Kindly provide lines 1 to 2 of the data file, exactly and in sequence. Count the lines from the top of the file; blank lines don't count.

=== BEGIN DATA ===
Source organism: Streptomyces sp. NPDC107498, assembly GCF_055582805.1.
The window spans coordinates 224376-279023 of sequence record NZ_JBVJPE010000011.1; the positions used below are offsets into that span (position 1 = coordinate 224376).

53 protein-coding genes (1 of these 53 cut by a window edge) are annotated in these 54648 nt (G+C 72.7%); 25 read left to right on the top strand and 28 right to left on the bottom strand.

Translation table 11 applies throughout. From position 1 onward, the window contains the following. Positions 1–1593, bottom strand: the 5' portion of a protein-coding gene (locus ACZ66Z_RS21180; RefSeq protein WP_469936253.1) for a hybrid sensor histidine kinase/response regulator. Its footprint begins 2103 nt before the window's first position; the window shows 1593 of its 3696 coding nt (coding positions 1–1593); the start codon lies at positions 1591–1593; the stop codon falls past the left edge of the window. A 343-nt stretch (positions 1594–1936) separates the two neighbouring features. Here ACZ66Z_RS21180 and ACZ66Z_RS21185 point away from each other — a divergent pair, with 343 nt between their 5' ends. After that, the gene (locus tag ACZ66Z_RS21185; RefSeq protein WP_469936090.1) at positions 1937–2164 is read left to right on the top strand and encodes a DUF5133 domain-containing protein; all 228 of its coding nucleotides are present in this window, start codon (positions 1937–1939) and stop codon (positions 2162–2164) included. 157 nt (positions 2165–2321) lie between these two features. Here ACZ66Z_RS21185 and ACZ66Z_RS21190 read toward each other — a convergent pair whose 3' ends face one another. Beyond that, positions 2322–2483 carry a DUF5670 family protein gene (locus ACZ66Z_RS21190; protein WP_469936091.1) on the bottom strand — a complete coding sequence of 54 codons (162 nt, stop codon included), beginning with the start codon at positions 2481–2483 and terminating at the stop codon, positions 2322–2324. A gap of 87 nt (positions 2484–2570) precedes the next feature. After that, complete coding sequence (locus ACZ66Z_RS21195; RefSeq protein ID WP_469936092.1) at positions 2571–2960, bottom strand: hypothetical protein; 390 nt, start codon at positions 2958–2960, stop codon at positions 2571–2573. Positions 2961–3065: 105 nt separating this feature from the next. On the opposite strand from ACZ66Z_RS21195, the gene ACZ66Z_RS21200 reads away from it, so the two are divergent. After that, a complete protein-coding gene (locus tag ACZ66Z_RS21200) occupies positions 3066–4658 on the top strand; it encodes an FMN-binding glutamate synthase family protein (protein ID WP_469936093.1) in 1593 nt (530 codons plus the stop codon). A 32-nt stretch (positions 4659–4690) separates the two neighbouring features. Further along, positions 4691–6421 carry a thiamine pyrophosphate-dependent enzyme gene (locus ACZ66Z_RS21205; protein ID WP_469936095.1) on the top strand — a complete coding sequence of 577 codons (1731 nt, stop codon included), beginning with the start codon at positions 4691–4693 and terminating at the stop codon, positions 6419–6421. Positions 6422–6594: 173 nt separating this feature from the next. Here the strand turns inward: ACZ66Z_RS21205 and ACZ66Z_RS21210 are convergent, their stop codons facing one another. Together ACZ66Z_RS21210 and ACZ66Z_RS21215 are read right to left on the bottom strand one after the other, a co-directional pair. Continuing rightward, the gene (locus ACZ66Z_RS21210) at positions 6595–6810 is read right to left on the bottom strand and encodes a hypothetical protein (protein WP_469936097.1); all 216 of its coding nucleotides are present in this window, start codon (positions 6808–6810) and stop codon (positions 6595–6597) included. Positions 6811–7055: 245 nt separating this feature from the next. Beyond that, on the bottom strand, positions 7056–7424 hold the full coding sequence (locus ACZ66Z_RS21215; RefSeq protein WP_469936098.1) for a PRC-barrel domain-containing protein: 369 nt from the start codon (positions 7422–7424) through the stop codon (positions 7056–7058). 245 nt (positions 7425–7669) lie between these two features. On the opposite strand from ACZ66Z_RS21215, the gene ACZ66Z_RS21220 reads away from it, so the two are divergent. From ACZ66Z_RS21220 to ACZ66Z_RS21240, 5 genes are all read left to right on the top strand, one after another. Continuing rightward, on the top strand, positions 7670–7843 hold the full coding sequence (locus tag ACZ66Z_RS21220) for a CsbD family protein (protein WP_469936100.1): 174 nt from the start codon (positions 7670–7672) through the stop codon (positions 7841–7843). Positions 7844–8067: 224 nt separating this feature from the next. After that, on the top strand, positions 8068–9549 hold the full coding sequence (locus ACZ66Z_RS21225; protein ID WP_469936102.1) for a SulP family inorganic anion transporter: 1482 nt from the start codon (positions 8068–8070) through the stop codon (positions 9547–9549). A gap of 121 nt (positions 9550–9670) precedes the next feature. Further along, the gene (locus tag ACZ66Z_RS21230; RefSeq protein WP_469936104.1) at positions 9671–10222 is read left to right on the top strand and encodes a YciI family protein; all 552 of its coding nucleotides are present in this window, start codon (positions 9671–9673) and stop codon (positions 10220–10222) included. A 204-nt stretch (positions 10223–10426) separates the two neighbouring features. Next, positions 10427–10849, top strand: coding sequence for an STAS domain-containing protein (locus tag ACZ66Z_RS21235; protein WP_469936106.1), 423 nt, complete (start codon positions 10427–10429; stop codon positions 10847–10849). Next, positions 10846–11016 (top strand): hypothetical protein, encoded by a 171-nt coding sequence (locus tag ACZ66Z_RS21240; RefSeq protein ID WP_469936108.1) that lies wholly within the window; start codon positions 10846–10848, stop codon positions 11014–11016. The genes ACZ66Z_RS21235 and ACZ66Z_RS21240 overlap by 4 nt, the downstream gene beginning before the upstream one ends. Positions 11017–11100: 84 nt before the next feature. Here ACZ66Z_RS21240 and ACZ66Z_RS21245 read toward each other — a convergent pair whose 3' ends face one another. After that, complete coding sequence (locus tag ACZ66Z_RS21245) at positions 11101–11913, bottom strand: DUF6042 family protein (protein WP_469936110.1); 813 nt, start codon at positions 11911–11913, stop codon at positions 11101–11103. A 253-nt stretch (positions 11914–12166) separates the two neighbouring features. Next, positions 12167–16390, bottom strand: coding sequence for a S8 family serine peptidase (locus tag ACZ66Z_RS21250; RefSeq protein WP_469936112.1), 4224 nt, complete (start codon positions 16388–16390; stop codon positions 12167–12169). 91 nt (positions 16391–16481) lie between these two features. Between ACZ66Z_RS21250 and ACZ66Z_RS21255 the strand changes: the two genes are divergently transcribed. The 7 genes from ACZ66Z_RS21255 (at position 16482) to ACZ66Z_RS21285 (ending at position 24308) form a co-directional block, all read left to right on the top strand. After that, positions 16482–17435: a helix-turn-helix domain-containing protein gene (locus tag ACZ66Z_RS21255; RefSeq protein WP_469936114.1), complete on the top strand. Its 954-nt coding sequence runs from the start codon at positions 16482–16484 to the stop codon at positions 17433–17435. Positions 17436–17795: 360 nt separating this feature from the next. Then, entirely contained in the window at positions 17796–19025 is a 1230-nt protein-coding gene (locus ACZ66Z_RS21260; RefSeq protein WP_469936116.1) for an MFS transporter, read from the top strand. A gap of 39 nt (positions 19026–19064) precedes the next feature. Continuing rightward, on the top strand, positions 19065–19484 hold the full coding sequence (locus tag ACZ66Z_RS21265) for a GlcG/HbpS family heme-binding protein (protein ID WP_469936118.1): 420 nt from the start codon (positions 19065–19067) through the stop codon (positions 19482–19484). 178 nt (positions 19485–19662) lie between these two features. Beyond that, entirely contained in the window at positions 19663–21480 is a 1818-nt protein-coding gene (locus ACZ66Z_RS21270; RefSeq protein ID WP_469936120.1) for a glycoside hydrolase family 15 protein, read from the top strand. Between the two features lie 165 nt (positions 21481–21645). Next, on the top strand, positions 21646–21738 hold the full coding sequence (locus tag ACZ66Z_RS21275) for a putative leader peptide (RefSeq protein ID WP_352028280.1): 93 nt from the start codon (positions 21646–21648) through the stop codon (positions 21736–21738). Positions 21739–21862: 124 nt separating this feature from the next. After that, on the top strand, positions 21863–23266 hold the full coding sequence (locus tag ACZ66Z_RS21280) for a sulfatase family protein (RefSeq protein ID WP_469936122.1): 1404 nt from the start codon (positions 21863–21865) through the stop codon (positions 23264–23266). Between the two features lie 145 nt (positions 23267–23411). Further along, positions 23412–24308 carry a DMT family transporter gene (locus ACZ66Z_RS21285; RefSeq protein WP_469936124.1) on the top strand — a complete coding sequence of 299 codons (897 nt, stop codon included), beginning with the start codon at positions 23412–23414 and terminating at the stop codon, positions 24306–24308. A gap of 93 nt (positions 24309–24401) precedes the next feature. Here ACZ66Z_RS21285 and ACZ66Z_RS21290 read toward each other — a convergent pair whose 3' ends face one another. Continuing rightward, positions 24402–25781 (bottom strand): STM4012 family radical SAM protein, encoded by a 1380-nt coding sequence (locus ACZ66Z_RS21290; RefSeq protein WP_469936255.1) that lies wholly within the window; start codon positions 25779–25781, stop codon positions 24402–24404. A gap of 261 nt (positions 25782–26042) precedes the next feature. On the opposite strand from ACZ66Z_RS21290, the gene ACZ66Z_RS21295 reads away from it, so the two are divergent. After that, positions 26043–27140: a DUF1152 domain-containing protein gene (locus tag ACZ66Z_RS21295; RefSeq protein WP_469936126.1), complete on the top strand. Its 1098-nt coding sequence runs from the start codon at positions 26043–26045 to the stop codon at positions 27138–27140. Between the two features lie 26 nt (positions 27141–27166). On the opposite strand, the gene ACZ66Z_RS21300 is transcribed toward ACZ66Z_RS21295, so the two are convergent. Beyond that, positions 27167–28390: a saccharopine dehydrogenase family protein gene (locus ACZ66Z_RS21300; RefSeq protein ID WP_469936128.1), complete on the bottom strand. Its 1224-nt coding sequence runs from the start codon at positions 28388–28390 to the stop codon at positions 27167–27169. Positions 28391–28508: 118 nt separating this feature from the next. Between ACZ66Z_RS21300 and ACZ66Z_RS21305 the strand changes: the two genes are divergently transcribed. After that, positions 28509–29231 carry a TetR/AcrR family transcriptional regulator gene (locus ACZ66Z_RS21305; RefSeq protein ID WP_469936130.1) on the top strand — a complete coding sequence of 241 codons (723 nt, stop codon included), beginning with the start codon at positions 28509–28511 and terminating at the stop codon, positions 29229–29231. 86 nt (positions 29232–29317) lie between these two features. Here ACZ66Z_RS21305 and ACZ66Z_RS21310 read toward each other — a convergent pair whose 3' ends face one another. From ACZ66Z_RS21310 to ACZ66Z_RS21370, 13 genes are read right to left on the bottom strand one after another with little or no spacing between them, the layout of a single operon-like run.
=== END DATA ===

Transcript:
Source organism: Streptomyces sp. NPDC107498, assembly GCF_055582805.1.
The window spans coordinates 224376-279023 of sequence record NZ_JBVJPE010000011.1; the positions used below are offsets into that span (position 1 = coordinate 224376).